CG: A lot of these songs were at the halfway point when we released July. Some of them didn’t have as much of an edge to it and we might have kept it more clean, but then I think the fact that July is so rockin’ and did so well, we were like “man this is a true and true rock song, we need to make sure we incorporate at least some of this feel on every track”. So they’re not all in that vein, but they definitely pull from it.

TD: I just thought of this, it wasn’t prepared, but I kind of think this EP is going to be the Betcha tasting platter where there’s gonna be just a lot of different kinds of beers.

CG: It’s actually the name of the EP.

TD: Like if July is the dark brown ale then the next song we’re releasing is the lighter pilsner ya know, something like that and the next one is going to be like a sour. So honestly, right now we’re really trying to find the parallels between everything but at the same time we’re like “here try this, what do you think?” because we don’t even know.

CG: We’ve got one that’s pretty much straight absinthe.

CW: We just want to keep people entertained ya know? We don’t want people getting bored hearing the same old things.

IM: What do you want fans to take away from your music?

BB: Geesh you’re hitting us with all the good ones. I want them to vibe. My favorite music is the kind you can just put on and just straight up vibe to it.

CW: I feel like we’ve always tried to be music that you wanna listen to in your car when you’re driving fast, windows down. So I think as long as people are having good vibes in the car with it, then we’ve succeeded.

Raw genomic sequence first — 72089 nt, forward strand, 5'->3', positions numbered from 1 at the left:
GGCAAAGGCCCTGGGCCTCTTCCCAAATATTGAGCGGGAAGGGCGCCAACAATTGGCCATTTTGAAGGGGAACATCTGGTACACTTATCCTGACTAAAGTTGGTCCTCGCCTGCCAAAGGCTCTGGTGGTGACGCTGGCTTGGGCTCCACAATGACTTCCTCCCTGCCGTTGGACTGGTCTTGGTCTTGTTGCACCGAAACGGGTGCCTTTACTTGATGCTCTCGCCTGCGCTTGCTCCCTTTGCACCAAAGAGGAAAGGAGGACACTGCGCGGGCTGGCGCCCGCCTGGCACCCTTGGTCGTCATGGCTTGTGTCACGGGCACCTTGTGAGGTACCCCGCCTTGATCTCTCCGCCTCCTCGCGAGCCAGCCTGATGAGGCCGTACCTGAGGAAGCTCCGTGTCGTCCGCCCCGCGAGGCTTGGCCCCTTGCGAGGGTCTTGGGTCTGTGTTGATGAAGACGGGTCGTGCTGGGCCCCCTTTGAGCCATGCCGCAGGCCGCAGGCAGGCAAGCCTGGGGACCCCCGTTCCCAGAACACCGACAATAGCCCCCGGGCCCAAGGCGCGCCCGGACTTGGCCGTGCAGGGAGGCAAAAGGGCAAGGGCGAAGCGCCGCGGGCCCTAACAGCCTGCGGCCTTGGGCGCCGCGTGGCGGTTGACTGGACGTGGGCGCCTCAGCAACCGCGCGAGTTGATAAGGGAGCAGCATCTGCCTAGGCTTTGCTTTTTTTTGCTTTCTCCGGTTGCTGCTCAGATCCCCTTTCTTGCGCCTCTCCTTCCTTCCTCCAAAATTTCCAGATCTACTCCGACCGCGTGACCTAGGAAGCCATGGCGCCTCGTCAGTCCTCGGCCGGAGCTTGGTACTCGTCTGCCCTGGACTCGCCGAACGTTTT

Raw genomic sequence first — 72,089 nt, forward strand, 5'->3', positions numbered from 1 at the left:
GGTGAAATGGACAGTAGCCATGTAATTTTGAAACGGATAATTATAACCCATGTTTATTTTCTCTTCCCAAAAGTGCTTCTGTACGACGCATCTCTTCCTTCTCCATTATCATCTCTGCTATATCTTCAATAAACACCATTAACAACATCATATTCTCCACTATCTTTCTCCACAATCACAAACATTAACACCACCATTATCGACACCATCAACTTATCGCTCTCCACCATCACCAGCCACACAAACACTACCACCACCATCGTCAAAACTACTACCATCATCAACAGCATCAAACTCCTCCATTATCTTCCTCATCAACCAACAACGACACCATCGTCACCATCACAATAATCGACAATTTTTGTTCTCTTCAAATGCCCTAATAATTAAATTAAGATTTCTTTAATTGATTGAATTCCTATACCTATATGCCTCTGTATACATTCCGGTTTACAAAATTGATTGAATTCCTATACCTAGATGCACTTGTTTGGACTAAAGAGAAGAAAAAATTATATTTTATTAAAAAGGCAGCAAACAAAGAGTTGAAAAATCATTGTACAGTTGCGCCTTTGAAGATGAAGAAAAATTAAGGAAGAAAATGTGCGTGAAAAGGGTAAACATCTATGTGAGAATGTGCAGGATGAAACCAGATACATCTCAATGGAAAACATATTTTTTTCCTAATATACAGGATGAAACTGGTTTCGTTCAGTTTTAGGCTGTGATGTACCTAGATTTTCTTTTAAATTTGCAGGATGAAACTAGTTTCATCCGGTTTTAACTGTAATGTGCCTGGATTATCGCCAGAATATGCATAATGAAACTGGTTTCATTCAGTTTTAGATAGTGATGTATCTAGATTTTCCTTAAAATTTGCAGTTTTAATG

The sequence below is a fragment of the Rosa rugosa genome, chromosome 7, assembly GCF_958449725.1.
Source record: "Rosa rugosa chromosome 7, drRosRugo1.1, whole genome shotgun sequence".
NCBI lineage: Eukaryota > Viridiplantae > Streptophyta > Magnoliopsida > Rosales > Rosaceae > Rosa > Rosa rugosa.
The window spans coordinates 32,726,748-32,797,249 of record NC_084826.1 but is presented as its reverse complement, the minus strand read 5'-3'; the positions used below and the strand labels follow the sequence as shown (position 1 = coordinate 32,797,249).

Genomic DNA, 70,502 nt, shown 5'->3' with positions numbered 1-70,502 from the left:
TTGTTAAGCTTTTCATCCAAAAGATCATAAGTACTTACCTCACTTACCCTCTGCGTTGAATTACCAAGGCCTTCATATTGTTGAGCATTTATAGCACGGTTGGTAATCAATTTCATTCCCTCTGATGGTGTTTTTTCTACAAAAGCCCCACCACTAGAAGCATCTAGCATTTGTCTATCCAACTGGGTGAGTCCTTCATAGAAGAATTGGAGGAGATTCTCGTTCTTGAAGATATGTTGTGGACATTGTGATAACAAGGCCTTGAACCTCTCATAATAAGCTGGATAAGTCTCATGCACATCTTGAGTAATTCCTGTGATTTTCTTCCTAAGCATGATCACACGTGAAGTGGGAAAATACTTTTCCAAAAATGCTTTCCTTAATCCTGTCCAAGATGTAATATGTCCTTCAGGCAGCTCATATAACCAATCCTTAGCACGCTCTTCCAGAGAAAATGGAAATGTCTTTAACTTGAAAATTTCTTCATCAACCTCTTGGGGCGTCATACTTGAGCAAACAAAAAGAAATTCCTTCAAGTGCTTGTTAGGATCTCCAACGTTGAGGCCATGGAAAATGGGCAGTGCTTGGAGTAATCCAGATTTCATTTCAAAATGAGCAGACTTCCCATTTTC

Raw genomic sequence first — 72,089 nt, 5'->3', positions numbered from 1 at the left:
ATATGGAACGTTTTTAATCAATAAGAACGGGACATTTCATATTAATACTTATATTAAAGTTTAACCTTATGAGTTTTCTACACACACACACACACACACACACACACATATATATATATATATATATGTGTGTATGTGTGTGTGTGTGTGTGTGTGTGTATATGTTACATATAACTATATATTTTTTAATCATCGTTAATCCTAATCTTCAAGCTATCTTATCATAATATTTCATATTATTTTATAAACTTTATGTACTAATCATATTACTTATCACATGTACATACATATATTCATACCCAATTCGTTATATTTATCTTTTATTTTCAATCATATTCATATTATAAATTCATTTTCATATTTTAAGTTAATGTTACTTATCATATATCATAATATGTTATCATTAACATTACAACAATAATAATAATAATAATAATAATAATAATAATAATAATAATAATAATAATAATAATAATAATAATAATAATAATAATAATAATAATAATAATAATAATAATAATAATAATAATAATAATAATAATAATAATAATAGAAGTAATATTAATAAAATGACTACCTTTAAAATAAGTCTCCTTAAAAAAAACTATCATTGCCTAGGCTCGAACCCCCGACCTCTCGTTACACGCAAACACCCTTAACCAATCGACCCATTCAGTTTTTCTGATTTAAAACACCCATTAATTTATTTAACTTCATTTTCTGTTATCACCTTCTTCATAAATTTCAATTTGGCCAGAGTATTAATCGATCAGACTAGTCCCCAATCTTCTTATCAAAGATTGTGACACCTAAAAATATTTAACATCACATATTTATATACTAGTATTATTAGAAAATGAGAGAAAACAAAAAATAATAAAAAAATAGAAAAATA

TD: I think my favorite music is when I can listen to something and nothing else in the world or my life matters besides just being in that moment. At the end of the day that’s what we’re trying to get to is that sort of feeling where people listen, and it’s an escape. Especially right now, I feel like people need to be able to listen to a song and be somewhere else for a moment and realize you can go somewhere else versus coming back to the real world and realizing that everything is going up in flames. So that’s all we can do is just give four minutes of an escape.

Photo by Stephanie Nardi

Betcha has undeniable musical chops, but what sets them apart is their ability to be authentically themselves and create a space for their fans to not only know their music, but also know them.

There’s no front. Who they present is who they are, and in this day and age with social media where everything can seem disingenuous, it’s something a lot of fans crave. This is only the beginning for this talented group and we can’t wait to see what this next chapter has in store for them. Stream their latest single “Closer To The Sun” along with “If That’s Alright” and “July” while you patiently (or impatiently in our case) await the release of their new EP.

Want more Betcha content? Follow them on Instagram to never miss a thing!